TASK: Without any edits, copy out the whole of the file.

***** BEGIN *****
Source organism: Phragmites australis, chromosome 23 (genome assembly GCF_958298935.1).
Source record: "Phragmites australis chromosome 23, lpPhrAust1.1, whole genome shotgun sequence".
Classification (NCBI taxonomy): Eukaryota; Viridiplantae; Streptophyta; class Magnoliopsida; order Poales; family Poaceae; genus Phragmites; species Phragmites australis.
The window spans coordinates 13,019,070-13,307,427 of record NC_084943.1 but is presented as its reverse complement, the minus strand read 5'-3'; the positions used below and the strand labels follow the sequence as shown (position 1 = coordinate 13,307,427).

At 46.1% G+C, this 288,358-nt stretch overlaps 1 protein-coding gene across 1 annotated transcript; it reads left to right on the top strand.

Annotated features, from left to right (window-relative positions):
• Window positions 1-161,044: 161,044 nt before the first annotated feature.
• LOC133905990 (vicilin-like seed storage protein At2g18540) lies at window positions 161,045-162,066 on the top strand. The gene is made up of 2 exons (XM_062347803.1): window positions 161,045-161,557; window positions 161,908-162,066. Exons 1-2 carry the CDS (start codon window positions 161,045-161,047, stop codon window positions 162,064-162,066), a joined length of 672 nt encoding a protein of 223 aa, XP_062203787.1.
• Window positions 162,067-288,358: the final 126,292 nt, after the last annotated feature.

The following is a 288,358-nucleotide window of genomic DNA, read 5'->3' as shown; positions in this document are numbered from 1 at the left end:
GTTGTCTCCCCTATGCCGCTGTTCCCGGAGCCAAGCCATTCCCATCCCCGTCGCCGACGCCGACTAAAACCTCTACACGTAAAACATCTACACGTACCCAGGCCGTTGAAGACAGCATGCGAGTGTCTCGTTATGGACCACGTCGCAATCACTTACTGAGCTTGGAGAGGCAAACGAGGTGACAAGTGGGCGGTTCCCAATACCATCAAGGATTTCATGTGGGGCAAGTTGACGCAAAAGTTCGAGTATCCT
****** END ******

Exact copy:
Source organism: Phragmites australis, chromosome 23 (genome assembly GCF_958298935.1).
Source record: "Phragmites australis chromosome 23, lpPhrAust1.1, whole genome shotgun sequence".
Classification (NCBI taxonomy): Eukaryota; Viridiplantae; Streptophyta; class Magnoliopsida; order Poales; family Poaceae; genus Phragmites; species Phragmites australis.
The window spans coordinates 13,019,070-13,307,427 of record NC_084943.1 but is presented as its reverse complement, the minus strand read 5'-3'; the positions used below and the strand labels follow the sequence as shown (position 1 = coordinate 13,307,427).

At 46.1% G+C, this 288,358-nt stretch overlaps 1 protein-coding gene across 1 annotated transcript; it reads left to right on the top strand.

Annotated features, from left to right (window-relative positions):
• Window positions 1-161,044: 161,044 nt before the first annotated feature.
• LOC133905990 (vicilin-like seed storage protein At2g18540) lies at window positions 161,045-162,066 on the top strand. The gene is made up of 2 exons (XM_062347803.1): window positions 161,045-161,557; window positions 161,908-162,066. Exons 1-2 carry the CDS (start codon window positions 161,045-161,047, stop codon window positions 162,064-162,066), a joined length of 672 nt encoding a protein of 223 aa, XP_062203787.1.
• Window positions 162,067-288,358: the final 126,292 nt, after the last annotated feature.

The following is a 288,358-nucleotide window of genomic DNA, read 5'->3' as shown; positions in this document are numbered from 1 at the left end:
GTTGTCTCCCCTATGCCGCTGTTCCCGGAGCCAAGCCATTCCCATCCCCGTCGCCGACGCCGACTAAAACCTCTACACGTAAAACATCTACACGTACCCAGGCCGTTGAAGACAGCATGCGAGTGTCTCGTTATGGACCACGTCGCAATCACTTACTGAGCTTGGAGAGGCAAACGAGGTGACAAGTGGGCGGTTCCCAATACCATCAAGGATTTCATGTGGGGCAAGTTGACGCAAAAGTTCGAGTATCCT